The influenza vaccine is increasingly available to the general public and mandated by many employers in the United States. The prevalence of post-vaccination complications is likely on the rise. Complications are well known to general clinicians, but are under-reported in the imaging literature. We present four cases of post-vaccination shoulder pain with magnetic resonance imaging (MRI) findings. An intrasubstance fluid-like signal in deep muscular and/or tendinous structures was the most common finding on MRI of these four cases. Focal bone marrow signal within the humeral head and inflammatory changes in the subacromial/subdeltoid bursa were also observed. The most likely reason for a humeral intraosseous edema-like signal was presumed injection of vaccine substance directly into osseous structures that might lead to focal osteitis. In the published literature, there is little emphasis on the imaging of local injection site complications accompanying influenza vaccination. We intended to increase familiarity of MRI findings in the setting of prolonged or severe clinical symptoms following influenza vaccination through the imaging findings of these four cases.
Widespread availability of the influenza vaccination to the general public and increasing employer mandates have increased the number of people receiving the flu vaccine. Complications such as prolonged and severe shoulder pain are rare but are likely to become more prevalent. Requests for advanced imaging of potential vaccination-related complications are also likely to increase. Since most complications of influenza vaccination are self-limited and do not require imaging, radiologists may be less likely to consider the relationship between local vaccination and abnormalities on MR imaging. Recognizing and correctly interpreting the imaging findings related to post-vaccination complications by radiologists are essential to efficient clinical management and care of the patient.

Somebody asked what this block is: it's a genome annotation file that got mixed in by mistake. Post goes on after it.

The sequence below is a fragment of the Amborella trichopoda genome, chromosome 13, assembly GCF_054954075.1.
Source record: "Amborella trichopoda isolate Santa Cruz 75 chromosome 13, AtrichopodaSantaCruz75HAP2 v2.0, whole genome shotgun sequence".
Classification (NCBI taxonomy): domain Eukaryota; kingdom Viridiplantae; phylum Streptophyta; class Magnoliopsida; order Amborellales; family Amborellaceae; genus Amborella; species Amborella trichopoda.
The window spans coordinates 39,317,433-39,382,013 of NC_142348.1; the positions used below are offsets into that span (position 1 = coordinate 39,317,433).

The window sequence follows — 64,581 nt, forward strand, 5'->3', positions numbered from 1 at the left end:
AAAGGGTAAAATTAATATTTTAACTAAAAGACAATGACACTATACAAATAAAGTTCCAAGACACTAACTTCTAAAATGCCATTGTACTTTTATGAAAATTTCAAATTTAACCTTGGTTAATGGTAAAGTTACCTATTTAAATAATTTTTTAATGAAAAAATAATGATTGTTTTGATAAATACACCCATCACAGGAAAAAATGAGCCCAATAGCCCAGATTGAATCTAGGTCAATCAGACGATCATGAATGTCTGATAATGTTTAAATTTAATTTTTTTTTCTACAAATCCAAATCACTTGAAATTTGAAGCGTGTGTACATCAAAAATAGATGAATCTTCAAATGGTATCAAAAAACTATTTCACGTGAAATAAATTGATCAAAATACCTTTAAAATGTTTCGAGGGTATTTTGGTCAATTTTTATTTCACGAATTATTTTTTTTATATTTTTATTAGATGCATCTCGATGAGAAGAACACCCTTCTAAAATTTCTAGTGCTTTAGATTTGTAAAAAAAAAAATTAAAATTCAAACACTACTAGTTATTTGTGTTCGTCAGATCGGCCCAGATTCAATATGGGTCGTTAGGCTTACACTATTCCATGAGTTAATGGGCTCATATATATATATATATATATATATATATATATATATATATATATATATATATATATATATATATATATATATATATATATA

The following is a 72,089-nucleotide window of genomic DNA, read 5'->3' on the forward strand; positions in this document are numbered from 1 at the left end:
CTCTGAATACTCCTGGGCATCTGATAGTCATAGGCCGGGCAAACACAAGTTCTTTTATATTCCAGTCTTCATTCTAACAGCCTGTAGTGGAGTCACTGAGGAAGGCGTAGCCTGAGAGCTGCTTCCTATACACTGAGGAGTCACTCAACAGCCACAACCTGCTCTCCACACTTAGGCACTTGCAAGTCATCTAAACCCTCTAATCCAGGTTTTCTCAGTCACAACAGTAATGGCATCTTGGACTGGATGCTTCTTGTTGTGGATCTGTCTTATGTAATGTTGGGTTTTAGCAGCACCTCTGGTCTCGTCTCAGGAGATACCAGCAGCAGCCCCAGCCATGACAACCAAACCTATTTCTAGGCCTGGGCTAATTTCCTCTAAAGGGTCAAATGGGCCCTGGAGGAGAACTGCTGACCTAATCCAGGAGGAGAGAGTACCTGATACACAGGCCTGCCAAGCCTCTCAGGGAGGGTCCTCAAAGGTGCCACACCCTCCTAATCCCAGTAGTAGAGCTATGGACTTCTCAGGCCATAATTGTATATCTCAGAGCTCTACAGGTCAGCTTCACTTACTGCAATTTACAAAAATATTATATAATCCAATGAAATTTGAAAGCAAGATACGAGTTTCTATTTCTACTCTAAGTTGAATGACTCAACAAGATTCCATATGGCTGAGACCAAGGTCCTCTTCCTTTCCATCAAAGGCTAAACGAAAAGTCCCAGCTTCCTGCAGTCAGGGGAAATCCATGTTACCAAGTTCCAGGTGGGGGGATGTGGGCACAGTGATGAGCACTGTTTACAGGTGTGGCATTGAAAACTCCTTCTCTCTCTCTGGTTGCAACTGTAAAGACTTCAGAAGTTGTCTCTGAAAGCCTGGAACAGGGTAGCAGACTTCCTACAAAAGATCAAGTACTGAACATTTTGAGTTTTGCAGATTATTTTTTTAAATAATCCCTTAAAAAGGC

This paper presents advanced imaging results of four cases with shoulder complaints after flu vaccine injection. Following IRB approval, the Picture Archival System and electronic medical records were reviewed for pertinent radiographic and MR imaging data, clinical presentation and outcome, and laboratory summary. The following information was retrieved:
A 66-year-old female with no past medical history was evaluated for left arm pain exacerbated by motion that began immediately after receiving the flu vaccination. Symptoms included cool, numb, heavy sensation in her left hand, with radiation down the arm, neck, and scapular region. Despite intense clinical presentation, physical examination was normal.